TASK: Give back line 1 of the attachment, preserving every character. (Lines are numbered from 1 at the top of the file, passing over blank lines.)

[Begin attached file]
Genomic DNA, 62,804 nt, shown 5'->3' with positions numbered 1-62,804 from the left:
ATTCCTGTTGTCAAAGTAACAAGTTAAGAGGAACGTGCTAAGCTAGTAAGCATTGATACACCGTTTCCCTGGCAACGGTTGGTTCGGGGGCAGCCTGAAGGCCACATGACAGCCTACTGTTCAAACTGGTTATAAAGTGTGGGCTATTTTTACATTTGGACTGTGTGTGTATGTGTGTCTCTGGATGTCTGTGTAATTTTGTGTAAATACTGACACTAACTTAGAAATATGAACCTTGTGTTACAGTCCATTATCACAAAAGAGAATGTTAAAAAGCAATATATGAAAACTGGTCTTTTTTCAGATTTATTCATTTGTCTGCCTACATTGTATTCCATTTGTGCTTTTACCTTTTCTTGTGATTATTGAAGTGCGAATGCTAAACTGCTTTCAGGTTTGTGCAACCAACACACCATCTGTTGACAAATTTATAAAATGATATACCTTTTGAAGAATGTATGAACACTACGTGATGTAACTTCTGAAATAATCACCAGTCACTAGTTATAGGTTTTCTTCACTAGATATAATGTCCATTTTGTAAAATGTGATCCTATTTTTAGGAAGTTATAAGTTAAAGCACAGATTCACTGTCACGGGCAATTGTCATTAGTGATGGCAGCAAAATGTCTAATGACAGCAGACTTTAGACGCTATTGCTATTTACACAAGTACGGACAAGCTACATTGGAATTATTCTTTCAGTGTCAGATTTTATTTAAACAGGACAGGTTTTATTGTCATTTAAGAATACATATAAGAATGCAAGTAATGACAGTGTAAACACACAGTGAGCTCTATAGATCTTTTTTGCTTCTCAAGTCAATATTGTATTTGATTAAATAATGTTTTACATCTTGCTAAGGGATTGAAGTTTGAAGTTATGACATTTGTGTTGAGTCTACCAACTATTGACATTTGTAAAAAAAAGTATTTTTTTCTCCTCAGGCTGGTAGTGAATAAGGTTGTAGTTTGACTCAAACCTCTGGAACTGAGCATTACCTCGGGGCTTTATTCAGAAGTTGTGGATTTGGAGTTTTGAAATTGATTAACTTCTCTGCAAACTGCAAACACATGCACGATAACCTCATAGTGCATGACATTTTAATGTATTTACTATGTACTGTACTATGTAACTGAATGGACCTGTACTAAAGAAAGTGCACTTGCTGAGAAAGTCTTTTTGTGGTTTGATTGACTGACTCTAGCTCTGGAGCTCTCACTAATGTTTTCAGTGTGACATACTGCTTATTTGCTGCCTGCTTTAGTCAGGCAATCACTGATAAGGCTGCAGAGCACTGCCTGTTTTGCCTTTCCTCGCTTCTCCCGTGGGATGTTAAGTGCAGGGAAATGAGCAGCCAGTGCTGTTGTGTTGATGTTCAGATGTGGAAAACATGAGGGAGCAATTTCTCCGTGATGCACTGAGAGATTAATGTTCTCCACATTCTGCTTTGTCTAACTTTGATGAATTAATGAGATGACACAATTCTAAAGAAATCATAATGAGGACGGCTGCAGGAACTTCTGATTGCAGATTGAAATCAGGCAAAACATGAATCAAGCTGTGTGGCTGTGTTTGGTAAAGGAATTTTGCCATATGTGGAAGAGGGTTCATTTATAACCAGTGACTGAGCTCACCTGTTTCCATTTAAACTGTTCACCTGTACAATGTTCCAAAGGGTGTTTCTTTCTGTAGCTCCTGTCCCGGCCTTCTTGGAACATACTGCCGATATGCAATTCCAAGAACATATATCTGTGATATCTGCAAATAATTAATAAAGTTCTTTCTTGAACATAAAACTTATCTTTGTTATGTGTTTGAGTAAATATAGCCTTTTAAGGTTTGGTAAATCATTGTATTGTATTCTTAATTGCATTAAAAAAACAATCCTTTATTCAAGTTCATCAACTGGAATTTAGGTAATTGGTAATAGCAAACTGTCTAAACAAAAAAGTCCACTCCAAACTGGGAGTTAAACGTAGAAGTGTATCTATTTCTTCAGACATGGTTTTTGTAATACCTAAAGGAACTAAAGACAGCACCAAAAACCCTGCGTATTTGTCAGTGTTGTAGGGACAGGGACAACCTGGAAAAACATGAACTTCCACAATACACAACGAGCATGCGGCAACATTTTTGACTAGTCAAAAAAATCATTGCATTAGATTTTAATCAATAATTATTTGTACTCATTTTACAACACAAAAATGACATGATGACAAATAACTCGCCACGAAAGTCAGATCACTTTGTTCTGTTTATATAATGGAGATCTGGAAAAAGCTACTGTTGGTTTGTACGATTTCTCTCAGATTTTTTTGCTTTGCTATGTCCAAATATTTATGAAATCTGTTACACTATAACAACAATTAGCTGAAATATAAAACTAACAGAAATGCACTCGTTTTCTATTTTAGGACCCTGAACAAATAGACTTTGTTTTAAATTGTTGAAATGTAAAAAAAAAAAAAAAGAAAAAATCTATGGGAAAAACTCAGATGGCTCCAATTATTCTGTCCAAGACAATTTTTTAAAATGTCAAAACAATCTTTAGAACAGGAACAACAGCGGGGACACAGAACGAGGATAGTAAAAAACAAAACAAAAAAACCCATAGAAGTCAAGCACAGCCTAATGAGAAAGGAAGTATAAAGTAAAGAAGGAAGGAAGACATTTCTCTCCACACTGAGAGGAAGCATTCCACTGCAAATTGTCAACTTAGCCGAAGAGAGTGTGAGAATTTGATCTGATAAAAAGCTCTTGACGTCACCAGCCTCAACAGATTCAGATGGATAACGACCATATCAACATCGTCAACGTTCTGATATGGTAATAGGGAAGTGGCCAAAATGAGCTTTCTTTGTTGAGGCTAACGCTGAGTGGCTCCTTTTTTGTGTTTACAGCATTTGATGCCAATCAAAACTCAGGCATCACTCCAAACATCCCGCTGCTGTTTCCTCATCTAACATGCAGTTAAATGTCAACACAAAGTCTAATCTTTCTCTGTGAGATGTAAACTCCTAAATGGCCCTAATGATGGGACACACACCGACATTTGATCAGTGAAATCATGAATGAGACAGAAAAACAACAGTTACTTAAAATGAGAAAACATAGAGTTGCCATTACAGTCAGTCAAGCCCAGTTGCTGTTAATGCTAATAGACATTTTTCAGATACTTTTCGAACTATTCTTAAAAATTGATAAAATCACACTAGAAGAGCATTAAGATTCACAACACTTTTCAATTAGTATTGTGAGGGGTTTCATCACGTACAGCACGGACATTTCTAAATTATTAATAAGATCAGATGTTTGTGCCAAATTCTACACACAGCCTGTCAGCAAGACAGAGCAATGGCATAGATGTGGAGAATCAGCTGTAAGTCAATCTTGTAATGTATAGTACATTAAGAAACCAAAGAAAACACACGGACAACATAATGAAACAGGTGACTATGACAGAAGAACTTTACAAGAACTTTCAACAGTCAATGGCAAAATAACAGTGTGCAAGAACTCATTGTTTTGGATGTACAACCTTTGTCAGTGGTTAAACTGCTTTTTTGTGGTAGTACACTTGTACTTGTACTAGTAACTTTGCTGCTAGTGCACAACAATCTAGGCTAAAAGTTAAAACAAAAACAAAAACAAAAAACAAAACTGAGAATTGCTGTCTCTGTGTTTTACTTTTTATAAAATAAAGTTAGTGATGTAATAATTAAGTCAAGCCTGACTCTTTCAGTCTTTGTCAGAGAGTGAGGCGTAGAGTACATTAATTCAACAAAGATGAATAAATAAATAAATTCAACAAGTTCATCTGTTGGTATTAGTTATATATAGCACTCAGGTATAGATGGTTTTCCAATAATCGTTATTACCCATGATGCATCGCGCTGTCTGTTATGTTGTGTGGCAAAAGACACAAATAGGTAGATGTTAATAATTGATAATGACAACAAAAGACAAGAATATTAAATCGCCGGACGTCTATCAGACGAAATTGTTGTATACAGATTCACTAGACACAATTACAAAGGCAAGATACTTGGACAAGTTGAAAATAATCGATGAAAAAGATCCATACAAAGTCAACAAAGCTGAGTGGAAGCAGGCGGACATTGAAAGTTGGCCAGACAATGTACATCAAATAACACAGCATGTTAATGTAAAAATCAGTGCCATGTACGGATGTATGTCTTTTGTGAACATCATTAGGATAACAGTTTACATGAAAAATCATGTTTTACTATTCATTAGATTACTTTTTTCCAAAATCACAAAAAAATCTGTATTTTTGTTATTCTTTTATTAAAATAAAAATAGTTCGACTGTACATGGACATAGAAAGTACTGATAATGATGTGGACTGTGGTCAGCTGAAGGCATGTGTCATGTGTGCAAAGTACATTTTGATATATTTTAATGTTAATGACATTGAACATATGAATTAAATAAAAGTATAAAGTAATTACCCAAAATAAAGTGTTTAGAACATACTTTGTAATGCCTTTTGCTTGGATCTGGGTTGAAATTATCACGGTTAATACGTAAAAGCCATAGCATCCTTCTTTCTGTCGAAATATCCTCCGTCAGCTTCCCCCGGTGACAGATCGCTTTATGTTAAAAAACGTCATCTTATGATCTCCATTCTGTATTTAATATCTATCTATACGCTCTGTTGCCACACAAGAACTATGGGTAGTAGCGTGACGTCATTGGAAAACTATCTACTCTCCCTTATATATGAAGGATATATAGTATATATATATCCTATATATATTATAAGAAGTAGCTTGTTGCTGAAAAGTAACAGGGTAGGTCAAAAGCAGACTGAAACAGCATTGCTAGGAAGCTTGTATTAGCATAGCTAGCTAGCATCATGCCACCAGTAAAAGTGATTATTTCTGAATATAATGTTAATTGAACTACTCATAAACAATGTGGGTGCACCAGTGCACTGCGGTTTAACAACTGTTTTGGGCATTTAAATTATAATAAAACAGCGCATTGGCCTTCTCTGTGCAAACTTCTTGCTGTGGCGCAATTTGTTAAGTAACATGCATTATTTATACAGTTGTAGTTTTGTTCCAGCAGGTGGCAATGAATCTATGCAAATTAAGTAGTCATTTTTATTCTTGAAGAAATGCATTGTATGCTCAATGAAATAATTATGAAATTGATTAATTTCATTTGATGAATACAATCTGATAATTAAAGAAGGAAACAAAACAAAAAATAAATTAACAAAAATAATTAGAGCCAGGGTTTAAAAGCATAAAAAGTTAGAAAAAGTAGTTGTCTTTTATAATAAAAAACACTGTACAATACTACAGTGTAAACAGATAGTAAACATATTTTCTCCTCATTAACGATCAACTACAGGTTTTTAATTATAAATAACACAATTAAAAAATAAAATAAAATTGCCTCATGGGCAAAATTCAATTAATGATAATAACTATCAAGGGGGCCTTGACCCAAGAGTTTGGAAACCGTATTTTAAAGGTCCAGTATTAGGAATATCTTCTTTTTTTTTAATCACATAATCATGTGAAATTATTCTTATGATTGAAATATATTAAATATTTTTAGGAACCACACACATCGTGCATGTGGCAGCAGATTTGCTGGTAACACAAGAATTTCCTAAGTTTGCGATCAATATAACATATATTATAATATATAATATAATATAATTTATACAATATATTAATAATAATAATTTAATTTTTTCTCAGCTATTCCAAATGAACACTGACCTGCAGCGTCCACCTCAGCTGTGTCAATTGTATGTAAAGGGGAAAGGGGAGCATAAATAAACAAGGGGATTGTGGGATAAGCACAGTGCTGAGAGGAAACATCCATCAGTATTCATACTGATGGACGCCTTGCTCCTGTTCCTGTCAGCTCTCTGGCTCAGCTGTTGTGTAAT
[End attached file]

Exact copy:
Genomic DNA, 62,804 nt, shown 5'->3' with positions numbered 1-62,804 from the left: